Pair by pair, shoes and sandals started to pile up at the threshold of our door. Within the hour, nearly the whole family assembled in the living room, talking cheerfully and filling the home with laughter, and the street with echoes of chatter. Everyone was eagerly anticipating the arrival of Jai’s parents, as each minute of wait increased the caged energy of the ten grandchildren who knocked about the apartment like pinballs. The unfulfilled promise of cake had induced them to start opening our closet doors, as well as the drawers in our desk, in search of a worthy employment of destruction. By the time our youngest nephew found the fish food and popped it open like a can of confetti, a loud backfire outside signaled Amma and Appa approaching by auto-rickshaw. My sister-in-law followed them while carrying oversized bags that weighed down both her arms. I took one from her and saw that it was full of large vessels containing rice and various curries, another bag contained a projector and tangled strands of wire. We proceeded to the kitchen where a feast of an epic proportion was laid out on every spare inch of counter. The “cake cutting” party had transformed into a grand banquet to celebrate the life for our most esteemed patriarch. Songs began to fill the home as each family member joined in a chorus of Tamil hymns. I sang along to one which was most familiar, fumbling over the tough words, and singing only a few lines with confidence. During the last song, I retreated to the kitchen and recovered the chocolate cake I had made the night before. The ceiling fan that laboured to cool the packed room was turned off, ushering a momentary heat wave, to ensure the candles would not extinguish prematurely. After singing Appa the birthday song, “May God Bless You Dear,” I began to cut small slices and place them in the hands of our family (who traditionally never expect a plate or fork). The room marveled that we would be eating a cake that was homemade, and despite it looking like a tear drop instead of the heart shape I intended, most exclaimed it was one of the best cakes they’ve ever had.

Just as soon as the last of the chocolate crumbs fell to the floor, were the women gathered in the kitchen clanging pots with spoons and filling plates from the collection of dishes. As if Noah’s ark fell into a pot of curry, there was beef curry, mutton curry, chicken curry and vegetable sides all portioned equally on a mound of rice. I danced around the splashes of Sambar that speckled the floor to serve the children, who were seated in a circle in our spare bedroom. After all had eaten their fill, the women were dispatched from the sweltering kitchen and sat for their dinner where the kids had gathered. They would soon join the rest of the family who were now watching “A Bug’s Life” dubbed in Tamil, and displayed on the wall. Somewhere in-between the deep, yet throaty, Tamil voice of Flick heartily chuckling and the cry of my only niece wanting to be held by Appa, I made a silent assessment of our apartment. To my surprise, it held up bearable well, but I learned that the frantic need to clean before our family’s arrival was misplaced, and that the energy spent should be saved to recover from the aftermath. After the hearty conclusion of ant verses grasshopper and the adieu of our big and wonderful Indian family, Jai and I managed to pick some pieces of cake from the carpet and tie off a few bags of trash. The lids of my eyes grew too heavy to do more and just as they were about to close in desperation of sleep, I could see little wolverine claw marks smeared on the opposite wall of our bedroom. Before I could make out if they were made by pencil, pen, or mascara, sleep overtook me.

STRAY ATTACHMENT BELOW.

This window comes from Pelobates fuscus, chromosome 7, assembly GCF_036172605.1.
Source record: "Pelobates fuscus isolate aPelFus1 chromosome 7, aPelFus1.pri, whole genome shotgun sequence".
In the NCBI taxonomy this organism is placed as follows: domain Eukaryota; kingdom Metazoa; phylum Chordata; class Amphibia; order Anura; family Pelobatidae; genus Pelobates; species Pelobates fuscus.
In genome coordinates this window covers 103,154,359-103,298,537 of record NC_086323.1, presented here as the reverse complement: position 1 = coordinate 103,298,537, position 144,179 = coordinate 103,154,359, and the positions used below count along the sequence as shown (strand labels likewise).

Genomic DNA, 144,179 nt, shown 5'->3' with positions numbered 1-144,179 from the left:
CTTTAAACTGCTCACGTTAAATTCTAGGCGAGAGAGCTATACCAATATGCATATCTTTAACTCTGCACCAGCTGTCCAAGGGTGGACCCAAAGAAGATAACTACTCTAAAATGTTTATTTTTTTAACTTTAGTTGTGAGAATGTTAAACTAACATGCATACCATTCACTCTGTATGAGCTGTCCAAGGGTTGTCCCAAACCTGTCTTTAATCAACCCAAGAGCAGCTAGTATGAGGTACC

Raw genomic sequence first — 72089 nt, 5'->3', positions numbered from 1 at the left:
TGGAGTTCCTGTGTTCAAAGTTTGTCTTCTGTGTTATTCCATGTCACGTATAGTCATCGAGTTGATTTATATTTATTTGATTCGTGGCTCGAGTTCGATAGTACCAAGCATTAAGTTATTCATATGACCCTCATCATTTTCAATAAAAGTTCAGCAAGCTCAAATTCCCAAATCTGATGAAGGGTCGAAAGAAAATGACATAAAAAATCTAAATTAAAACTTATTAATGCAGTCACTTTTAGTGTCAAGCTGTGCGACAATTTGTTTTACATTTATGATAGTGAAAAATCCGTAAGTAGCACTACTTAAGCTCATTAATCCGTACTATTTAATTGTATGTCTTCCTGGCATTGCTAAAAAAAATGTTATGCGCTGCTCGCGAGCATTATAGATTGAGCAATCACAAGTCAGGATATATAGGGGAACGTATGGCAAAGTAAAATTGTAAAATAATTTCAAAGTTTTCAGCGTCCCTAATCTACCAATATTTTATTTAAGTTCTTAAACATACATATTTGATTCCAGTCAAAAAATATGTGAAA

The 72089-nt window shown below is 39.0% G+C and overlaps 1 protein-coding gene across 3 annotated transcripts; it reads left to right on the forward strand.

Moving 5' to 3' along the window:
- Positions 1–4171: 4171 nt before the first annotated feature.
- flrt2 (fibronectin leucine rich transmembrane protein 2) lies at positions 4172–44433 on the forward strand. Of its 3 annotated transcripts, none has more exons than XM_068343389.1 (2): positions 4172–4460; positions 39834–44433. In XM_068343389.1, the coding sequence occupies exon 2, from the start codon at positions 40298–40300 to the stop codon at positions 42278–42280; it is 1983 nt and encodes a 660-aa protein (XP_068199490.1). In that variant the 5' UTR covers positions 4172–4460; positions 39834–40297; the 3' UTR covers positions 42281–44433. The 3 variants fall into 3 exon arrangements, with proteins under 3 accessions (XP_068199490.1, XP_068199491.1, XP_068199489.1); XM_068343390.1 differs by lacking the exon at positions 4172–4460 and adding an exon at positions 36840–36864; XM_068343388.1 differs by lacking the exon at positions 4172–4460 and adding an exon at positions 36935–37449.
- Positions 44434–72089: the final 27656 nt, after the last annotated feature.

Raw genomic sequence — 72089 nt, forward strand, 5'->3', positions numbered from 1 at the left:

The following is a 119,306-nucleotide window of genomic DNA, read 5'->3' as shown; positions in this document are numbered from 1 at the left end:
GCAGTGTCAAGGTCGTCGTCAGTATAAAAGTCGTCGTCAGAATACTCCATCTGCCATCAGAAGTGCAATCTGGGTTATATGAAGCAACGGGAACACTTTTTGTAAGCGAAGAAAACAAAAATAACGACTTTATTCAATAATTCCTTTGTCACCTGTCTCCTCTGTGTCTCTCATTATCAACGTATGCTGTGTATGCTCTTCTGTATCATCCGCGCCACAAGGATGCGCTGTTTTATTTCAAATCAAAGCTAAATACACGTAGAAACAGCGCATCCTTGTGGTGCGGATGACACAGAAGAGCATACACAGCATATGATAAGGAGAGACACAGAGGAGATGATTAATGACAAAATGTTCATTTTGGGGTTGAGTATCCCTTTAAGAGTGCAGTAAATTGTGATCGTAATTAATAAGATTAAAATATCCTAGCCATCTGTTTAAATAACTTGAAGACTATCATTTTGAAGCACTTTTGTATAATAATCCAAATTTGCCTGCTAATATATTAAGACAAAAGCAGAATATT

Golden Peacock

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Our moving process was proving to be just as exposing as it was exhausting. In my haste to empty our wardrobe for the man waiting to disassemble it, I had forgotten the underwear drawer, which caused both him and my husband to blush and avert their eyes. “What?” I said defensively. “Women don’t wear underwear in India?” I murmured while scooping up my personal items. After the underwear incident, I abdicated my duties inside and went to the stairwell where the movers bustled up and down with our boxes. With a loud crash, my toiletries flipped and tumbled out of their box with the impact of each step. Lice kits, feminine products, and cosmetics  broke free and scattered from the smashed container in all directions of the stair well. The two men who had made the fumble, reassured in broken english, “No damage,” as they picked up nail polish bottles one by one. Multiple colours had been broken and painted the wall in splashes of pinks and reds. I went quickly to help clean up the mess, at the same time hoping Jai would not look for the reason behind the commotion.

To my surprise, the work continued for most of the day, which made me wonder how we could possibly own enough stuff to merit this kind of labor. But sure enough, they loaded our water cooler, couch, Jai’s books, my potted plants, and everything else we had accumulated from clothespins to closets. The “Kutty Yannai” truck, meaning “little elephant,” was parked below and was sinking lower from the increasing weight. Turns out we should have booked a “full grown adult elephant” or a “little mammoth,” (if they existed) to transport everything in one trip.